As Clement neatly states:

quote:
"For all things are ordered both universally and in particular by the Lord of the universe, with a view to the salvation of the universe. But needful corrections, by the goodness of the great, overseeing judge, through the attendant angels, through various prior judgments, through the final judgment, compel even those who have become more callous to repent."
"So he saves all; but some he converts by penalties, others who follow him of their own will, and in accordance with the worthiness of his honor, that every knee may be bent to him of celestial, terrestrial and infernal things (Phil. 2:10), that is angels, men, and souls who before his advent migrated from this mortal life."

(on I John ii, 2)

quote:
"For there are partial corrections (padeiai) which are called chastisements (kolasis), which many of us who have been in transgression incur by falling away from the Lord's people. But as children are chastised by their teacher, or their father, so are we by Providence. But God does not punish (timoria) for punishment (timoria) is retaliation for evil. He chastises, however, for good to those who are chastised collectively and individually."
(Stromata 7)

For Clement, both the sheep and the goats are saved - just in different ways. So the parable of the sheep and goats at least is entirely compatible with Universalism; in fact, translated accurately, if anything, it strongly supports it.

If we are all saved, even after corrective discipline, why bother going to church anyway?
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ExclamationMark
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quote:
Originally posted by Eutychus:
quote:
Originally posted by ExclamationMark:
quote:
Originally posted by SvitlanaV2:
However, the mainstream churches I'm more familiar with focus on evangelism as 'belonging before believing',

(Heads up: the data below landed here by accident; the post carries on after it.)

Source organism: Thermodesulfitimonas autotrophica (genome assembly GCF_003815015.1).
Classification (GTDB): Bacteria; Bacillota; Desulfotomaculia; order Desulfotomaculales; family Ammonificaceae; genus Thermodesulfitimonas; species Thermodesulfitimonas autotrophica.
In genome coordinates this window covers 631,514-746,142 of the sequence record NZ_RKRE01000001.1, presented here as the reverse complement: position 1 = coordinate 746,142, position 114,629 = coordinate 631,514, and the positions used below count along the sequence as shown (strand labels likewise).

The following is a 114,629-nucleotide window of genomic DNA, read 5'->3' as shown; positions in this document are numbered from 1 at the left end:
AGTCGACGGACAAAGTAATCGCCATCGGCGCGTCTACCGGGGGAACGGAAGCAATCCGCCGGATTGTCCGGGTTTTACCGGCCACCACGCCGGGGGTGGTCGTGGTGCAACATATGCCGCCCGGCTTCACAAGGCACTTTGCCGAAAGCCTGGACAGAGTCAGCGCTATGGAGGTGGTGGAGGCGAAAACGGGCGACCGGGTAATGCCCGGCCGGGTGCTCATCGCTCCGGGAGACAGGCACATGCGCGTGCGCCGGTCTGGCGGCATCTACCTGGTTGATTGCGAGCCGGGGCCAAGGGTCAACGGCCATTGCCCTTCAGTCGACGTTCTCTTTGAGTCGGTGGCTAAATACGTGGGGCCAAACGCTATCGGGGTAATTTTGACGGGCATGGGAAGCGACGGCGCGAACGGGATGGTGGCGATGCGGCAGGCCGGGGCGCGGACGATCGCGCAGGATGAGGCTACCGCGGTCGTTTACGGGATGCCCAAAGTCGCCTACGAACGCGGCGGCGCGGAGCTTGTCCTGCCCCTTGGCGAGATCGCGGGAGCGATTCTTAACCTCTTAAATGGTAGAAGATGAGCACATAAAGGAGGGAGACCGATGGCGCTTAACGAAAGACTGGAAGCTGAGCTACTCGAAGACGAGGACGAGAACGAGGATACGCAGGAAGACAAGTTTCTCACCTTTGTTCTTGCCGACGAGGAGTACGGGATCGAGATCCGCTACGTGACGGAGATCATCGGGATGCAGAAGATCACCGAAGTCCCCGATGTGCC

Can you really belong unless you believe?
I read that as "Can you really belong unless you behave?"

Which is perhaps more accurate.

Sort of but behaviour will follow belief, surely?
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Eutychus
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I believe there is very often a difference between the changes of behaviour inherent in sanctification and the changes of behaviour that will keep you in many an evangelical church.

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Let's remember that we are to build the Kingdom of God, not drive people away - pastor Frank Pomeroy

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Gamaliel
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The fact is, churches if whatever stripe tend to have a FIFO mentality ...

'Fit in or ...'

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Let us with a gladsome mind
Praise the Lord for He is kind.

http://philthebard.blogspot.com

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mr cheesy
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Speaking as a evangelical heretic, I rather like the idea of purgatory. Not so much that everyone is saved so much that some people will have a lot of stuff to work on first.

And that it is a lot easier to have some of that worked out here.

Evangelism might just mean reduced pain in Purgatory. Seems like a reasonable reason to want it.

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arse

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Gamaliel